There’s an old saying with photographers that goes something like this:

Amateur Photographers worry about equipment.

Semi-Pro’s worry about light.

Professional Photographers worry about invoices being paid.

Hardware. I suppose as a professional photographer, I make sure I use the best equipment I can so I don’t have to worry about gear. I get the occasional “train spotter” come up to me while I work and try to strike up a conversation about their camera they use at home. I’m actually the last person to talk to about consumer and pro-sumer cameras because I haven’t had much experience with them before. The top level Nikons I’m familiar with are the D2X (my first freelance digital camera – before that we had D1’s at work.), the D3 and my current D4S. I had a look at the D5 but the minor improvements don’t seem to match the extra expense.
I did buy a D5300 as a second video DSLR, and to be quite honest, I hate it. I hate the feel of it, the sound of the shutter, the convoluted controls… It’s a real pain to use. Sure the pro cameras don’t have WiFi or GPS (unless you pay through the nose for add-on hardware) but my fingers know where all the buttons are on a D4S and it’s super strong and reliable.

I take literally millions of photos and I’ve only had to replace one shutter mechanism on the D3 a few years ago. It turned out, after the cost of a D4 camera hire and the cost of replacing the shutter, it would have been cheaper to fly to Sydney and have it replaced straight away. That’s one of the few downsides to living in South Australia.

After years of digital work, I stick with some reliable brands. SanDisk for CF memory (that’s right, pro-cameras still use CF cards, much to the disbelief of electronics store employees. Apple, the SD card reader on a MacBook Pro is almost useless.) I also use Sony QXD cards and Western Digital hard drives. It’s not unusual to shoot a large project that requires around 70gb of card storage, plus hard drive backups.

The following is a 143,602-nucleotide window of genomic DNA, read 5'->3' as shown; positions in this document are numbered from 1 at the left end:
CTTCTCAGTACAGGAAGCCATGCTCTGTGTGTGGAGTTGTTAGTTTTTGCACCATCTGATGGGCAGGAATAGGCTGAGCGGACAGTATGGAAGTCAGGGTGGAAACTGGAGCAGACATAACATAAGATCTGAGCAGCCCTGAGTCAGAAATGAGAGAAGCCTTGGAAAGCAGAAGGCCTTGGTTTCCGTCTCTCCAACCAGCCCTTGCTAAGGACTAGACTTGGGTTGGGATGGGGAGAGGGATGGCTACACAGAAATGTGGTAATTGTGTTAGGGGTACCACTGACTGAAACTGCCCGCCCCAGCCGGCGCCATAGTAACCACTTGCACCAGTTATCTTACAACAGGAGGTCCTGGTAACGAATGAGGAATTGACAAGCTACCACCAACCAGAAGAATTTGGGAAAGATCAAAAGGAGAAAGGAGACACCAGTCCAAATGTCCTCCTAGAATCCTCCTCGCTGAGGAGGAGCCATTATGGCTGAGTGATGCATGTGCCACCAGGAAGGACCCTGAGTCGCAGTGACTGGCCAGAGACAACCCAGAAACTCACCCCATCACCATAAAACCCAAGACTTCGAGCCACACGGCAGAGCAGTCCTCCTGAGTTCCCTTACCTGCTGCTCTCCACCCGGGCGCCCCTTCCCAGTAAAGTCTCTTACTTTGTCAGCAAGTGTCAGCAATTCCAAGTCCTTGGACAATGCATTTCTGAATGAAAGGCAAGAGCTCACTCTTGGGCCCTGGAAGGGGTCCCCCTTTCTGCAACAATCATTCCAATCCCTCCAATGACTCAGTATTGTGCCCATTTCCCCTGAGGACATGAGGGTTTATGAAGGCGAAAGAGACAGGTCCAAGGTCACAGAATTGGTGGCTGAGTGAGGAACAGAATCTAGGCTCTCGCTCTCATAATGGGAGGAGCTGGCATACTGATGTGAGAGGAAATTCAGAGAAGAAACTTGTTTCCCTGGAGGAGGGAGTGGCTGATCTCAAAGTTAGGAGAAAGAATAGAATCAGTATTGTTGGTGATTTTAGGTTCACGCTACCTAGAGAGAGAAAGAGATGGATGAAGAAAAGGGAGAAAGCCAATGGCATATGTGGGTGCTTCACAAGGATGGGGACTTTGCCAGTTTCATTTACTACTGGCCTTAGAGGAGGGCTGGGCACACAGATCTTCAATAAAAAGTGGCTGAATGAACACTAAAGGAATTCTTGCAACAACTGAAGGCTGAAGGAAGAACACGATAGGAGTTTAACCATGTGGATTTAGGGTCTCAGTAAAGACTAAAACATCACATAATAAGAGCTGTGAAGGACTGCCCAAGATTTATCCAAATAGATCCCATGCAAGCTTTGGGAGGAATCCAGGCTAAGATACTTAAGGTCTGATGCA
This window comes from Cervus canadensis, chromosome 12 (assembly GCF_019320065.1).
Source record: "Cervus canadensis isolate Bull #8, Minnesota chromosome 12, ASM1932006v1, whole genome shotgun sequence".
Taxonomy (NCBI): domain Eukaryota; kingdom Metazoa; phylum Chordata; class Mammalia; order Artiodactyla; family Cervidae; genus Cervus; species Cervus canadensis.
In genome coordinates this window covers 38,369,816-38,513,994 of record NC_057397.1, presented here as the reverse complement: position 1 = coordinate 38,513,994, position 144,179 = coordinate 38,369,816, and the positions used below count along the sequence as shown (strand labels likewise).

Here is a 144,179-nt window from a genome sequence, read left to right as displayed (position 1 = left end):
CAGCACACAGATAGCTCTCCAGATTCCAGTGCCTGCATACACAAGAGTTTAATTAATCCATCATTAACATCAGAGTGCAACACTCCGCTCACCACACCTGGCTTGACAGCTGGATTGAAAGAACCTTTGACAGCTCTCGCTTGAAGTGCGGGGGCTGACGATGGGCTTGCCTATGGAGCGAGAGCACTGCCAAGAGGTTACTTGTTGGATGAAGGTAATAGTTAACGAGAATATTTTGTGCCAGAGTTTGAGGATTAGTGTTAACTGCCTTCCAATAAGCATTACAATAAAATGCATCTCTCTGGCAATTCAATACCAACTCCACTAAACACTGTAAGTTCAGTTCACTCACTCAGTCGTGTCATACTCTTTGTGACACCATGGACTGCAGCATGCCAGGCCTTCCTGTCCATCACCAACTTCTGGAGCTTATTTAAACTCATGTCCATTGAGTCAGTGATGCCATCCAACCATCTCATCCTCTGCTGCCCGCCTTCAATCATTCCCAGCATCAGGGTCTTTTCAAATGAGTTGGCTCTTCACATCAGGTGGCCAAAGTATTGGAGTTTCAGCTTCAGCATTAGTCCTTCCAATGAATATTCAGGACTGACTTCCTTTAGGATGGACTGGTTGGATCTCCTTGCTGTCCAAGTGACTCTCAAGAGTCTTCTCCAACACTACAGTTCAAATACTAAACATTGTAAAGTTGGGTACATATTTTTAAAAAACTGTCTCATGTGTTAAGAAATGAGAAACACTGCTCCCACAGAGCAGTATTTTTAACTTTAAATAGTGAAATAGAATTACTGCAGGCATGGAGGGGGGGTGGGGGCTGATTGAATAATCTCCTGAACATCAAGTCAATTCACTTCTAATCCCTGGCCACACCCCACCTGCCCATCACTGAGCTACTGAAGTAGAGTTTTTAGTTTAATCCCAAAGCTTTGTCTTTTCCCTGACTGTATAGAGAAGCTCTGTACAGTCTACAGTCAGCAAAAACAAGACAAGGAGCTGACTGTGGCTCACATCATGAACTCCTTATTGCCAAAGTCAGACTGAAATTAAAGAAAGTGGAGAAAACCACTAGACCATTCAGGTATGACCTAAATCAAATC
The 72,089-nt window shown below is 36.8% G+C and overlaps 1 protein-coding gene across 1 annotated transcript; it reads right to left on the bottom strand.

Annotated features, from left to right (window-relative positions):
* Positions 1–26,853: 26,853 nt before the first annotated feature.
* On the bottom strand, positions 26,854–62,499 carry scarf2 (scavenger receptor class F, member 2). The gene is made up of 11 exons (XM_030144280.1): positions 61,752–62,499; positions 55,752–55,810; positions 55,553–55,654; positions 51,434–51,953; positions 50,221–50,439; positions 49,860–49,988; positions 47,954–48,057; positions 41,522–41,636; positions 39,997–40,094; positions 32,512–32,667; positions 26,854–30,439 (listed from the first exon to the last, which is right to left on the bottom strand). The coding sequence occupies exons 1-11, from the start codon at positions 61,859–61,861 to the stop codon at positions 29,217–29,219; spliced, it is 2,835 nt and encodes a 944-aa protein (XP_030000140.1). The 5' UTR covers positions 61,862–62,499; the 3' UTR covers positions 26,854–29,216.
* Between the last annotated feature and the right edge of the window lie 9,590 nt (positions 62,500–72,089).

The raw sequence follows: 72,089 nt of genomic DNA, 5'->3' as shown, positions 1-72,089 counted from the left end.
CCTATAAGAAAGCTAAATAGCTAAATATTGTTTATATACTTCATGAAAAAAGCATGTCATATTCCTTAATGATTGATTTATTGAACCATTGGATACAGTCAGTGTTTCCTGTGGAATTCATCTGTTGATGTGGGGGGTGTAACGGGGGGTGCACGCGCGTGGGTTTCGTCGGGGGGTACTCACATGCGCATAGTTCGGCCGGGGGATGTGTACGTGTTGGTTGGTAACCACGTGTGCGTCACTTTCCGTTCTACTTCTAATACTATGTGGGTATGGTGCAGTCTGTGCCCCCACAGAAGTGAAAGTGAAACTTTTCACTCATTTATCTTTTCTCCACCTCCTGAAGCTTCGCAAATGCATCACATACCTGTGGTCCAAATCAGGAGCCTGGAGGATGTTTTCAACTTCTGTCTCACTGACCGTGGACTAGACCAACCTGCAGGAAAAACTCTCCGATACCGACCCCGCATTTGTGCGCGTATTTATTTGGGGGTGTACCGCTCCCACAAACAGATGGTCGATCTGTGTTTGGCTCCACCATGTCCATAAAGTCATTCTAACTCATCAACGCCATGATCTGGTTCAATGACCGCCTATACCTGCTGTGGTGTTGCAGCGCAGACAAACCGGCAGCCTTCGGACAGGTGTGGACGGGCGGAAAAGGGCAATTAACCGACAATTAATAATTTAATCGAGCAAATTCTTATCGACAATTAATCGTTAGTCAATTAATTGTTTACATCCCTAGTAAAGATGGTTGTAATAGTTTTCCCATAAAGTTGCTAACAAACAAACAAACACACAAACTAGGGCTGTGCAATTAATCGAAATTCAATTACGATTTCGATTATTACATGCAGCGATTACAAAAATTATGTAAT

Lenses. The great thing about a pro-camera vs the D5300 is I can use any Nikon lens. I love old manual 50mm “pancake” lenses, obscure macro lenses, you name it. I haven’t used many other brands because years ago the auto-focus was really slow and vignetting was sometimes extreme. I’d be happy to try some new other lens brands in the near future.

Computers. Apple all the way. They work in a simple and easy way. Using a PC is a nightmare for me. Everything works in the most convoluted way possible. I can’t stand them! I currently run a MacBook and a MacBook Pro, both with 1 external monitor each to maximise palette space and make workflow easier.

As for software, I’ve been a Photoshop fan since version 5 in the late 90’s. Before that I was using Aldus Photostyler which was acquired by Adobe in 1994. Most of my training that wasn’t in the workplace was done at Regency Park TAFE. It was a great place to learn.
I suppose I’m quite set in my ways in regard to workflow, so other than some new plug-ins occasionally, I’m very happy to stay with Adobe Creative Cloud and the regular updates to Photoshop and Bridge.

I’ve still got a fantastic Nikon negative scanner which I used before moving over from SLR to DSLR and I’m really disappointed that OSX upgrades have meant I can’t use it any more. I’ve still got piles of transparencies that I’d love to digitise and put up online.